Michael Hendel

Michael Hendel

Cross training simply means doing different types of exercise and can be as simple as switching between activities throughout the week. Doing so can help prevent injuries by giving your muscles and joints a break. When you do the same exercises over and over, you can overuse a particular muscle or joint, leading to injury.

By varying your routine, the work is spread among different parts of your body. This helps keep you balanced by strengthening muscles and joints that might not be used if you stuck to just one activity.

You can get even greater benefits by mixing things up a bit more. For example, try planning workouts that incorporate the following five elements of a well-rounded fitness routine:

• Aerobic fitness — something that gets your heart pumping.

• Strength training — weight lifting or resistance training.

• Core exercises — planks, sit-ups or fitness ball exercises that challenge the muscles around your trunk and pelvis.

• Balance work — tai chi or even standing on one leg.

• Stretching — yoga, Pilates or just stretching after a workout.

If you’re a runner, cross training can mean mixing in a day or two of swimming or walking. Or if you normally lift weights, add in some yoga or biking. Other tips specifically for runners include:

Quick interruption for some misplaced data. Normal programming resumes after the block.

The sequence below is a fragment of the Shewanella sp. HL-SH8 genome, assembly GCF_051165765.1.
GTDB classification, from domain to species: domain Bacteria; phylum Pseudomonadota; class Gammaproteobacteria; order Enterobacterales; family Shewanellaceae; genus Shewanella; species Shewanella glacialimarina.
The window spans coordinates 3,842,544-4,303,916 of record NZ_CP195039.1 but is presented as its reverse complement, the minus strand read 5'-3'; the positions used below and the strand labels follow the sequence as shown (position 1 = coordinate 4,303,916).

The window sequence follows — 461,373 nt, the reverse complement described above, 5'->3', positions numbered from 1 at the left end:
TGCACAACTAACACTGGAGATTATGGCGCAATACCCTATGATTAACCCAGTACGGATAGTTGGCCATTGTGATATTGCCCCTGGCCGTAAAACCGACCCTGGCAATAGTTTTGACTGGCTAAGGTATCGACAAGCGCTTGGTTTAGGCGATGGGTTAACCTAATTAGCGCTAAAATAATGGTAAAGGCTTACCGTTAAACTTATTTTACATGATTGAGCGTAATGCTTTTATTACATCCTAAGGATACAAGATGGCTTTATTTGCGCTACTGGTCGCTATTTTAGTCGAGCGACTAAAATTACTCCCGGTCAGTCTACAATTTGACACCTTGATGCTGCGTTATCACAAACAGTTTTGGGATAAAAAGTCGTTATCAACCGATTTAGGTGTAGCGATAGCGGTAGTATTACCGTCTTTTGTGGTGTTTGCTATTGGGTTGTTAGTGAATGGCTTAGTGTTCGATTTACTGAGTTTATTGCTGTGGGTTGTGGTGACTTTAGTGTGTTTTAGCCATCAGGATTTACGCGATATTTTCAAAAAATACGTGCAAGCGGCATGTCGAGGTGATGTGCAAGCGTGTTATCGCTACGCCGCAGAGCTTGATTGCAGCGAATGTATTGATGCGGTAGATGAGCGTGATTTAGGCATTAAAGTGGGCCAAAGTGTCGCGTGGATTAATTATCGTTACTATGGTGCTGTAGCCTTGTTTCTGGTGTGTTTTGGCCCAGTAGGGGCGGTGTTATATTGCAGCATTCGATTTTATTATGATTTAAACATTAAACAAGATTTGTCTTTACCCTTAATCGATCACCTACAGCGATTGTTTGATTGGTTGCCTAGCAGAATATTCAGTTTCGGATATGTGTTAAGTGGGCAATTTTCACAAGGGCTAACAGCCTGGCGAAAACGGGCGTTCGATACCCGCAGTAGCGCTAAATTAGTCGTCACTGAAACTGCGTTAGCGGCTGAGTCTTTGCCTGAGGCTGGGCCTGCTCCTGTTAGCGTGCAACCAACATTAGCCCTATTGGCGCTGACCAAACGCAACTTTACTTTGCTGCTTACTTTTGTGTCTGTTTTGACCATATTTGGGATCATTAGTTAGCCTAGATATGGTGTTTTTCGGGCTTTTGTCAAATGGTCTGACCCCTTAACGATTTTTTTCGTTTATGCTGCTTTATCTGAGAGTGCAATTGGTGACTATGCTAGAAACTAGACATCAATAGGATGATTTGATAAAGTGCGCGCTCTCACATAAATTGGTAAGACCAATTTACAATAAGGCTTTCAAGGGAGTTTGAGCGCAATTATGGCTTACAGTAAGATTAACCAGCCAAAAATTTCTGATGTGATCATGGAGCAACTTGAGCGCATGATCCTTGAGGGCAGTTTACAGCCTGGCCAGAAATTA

• Interval training — this focuses on short bursts of vigorous exercise. If you’re running, try sprinting for one or two minutes every five minutes a few times during your run.

• Other cardio — because running can be hard on your legs and body — especially when you run on hard surfaces — be sure to bike, hop on the elliptical machine or swim. These exercises improve your strength and endurance while reducing impact on your body.

• Plan for winter activities: Instead of the treadmill every day, try skiing or ice skating.

Whether you’re a runner or not, choosing different types of exercise gives your joints and muscles time to recover between workouts. It also builds up strength in different parts of your body, which can help keep you injury-free. Mixing things up can also help keep you from getting bored by your workouts. They say variety is the spice of life — variety can keep your workouts interesting, too.

Michael Hendel, M.D., is an orthopedic surgeon with Mayo Clinic Health System in Mankato.

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